14 comments:

  1. Great review -- sounds like a fascinating book. Thanks!

    ReplyDelete
  2. Definitely a book I want to read. Thank you so much for bringing it to my attention (as you have several other books I'd not heard of). I can never 'overdose' on those folks, and could spend the rest of my life reading about them. :<) I read Partridge's, A Pacifist's War, and thought it was just fantastic. You can see the young woman's face in the older one's can't you? So touching. One of those women I so wish I'd known, like dear Virginia.

    ReplyDelete
  3. I have not ever heard of Frances Partridge, though her life sounds very interesting. I also can't imagine what it must be like to have someone writing books about your life. It's probably a really weird experience. Very thoughtful review, Hannah!

    ReplyDelete
  4. Sounds like a wonderful book. It would be hard for it be anything less than fascinating given the subject, but it sounds as if Anne Chisholm has added an extra dimension with her thoughtful and honest book. Another one on the list to read...!

    ReplyDelete
  5. This sounds fascinating - I think Anne Chisholm has written about Rebecca West, too. One of my favourite writers/activists.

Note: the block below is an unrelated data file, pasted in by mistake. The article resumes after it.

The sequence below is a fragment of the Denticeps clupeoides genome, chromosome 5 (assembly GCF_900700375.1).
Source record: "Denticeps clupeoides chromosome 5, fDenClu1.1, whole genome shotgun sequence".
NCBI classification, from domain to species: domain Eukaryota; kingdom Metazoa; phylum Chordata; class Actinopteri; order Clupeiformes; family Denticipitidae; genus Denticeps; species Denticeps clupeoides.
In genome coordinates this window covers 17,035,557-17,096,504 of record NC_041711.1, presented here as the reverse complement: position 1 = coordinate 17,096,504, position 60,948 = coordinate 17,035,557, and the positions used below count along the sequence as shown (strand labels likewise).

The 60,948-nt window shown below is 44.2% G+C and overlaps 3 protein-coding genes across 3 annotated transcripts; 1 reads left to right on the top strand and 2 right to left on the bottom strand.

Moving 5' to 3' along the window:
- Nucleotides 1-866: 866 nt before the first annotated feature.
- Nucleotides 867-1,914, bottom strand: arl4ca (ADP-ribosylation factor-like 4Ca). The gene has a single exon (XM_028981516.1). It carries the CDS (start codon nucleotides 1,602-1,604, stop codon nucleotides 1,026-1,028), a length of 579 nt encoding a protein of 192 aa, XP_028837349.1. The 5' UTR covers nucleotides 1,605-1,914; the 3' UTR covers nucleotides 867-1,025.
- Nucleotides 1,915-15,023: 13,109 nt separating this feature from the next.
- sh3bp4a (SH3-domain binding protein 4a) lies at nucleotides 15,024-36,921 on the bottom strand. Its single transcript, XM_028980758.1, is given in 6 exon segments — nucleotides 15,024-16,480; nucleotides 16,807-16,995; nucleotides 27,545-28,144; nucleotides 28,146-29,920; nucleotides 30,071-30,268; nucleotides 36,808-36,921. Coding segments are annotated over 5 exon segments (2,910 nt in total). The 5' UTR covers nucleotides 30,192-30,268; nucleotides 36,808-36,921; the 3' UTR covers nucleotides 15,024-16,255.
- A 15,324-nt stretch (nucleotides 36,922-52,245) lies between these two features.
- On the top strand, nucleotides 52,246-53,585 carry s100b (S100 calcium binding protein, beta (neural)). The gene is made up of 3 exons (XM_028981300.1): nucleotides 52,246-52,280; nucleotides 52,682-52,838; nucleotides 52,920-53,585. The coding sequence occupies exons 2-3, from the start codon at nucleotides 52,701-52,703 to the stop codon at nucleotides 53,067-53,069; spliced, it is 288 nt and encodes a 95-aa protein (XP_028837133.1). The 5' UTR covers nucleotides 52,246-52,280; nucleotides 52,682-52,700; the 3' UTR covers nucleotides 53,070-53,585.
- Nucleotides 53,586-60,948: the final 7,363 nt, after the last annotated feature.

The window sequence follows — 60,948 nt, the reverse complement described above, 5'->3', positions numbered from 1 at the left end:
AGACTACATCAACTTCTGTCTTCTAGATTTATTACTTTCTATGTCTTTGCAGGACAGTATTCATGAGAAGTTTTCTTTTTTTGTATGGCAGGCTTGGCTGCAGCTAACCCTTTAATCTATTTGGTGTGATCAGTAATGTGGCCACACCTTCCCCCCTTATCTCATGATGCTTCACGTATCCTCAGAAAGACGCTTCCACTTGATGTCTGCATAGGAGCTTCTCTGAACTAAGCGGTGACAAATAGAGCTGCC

ReplyDelete
  6. Sounds really, really interesting. Thank you for telling us about her, and her biography!

    ReplyDelete
  7. Thank you for more Bloomsbury! I love it! Have just returned from my travels and was delighted to read this post.
    I encountered 'The Children's Book' and bought a copy, which I shall soon read. I just can't resist the cover and your post on it was intriguing.

    ReplyDelete
  8. I thought this was a fascinating book & Chisholm did a good job of being objective about Ralph & Frances, especially as she became quite close to Frances at the end of her life. I've read lots of Bloomsbury, including all of Frances's diaries. I'd recommend them to anyone interested in the group.

    ReplyDelete
  9. This sounds like an excellent read and totally up my street. I will definitely be getting this from the library. Thanks for the post!

    ReplyDelete
  10. I'm late to this party, but this sounds like a terrific book. I suspect that Frances saw the "Bloomsberries" far more clearly than Ralph. This will definitely go on the "must-read" list. Thank you.

    ReplyDelete
  11. Thanks so much for your comments on this post folks. Computer problems have kept me from responding until now. It is such a worthwhile book and I hope that some of you who have not yet read it find time one of these days.

    Happy Wednesday
    Hannah

    ReplyDelete
  12. Hi Hannah
    I stumbled across your blog while looking for other reviews of this book. Like you, I really enjoyed it - Frances was such a striking woman.
    Looking forward to reading more of your reviews in future.
    Lyndsey

    ReplyDelete
  13. After reading this post I went and read up on everything I could about the Bloomsbury group. Riveting and very unsettling! I love your blog precisely for out of the box posts like these! I get to learn so much :)

    ReplyDelete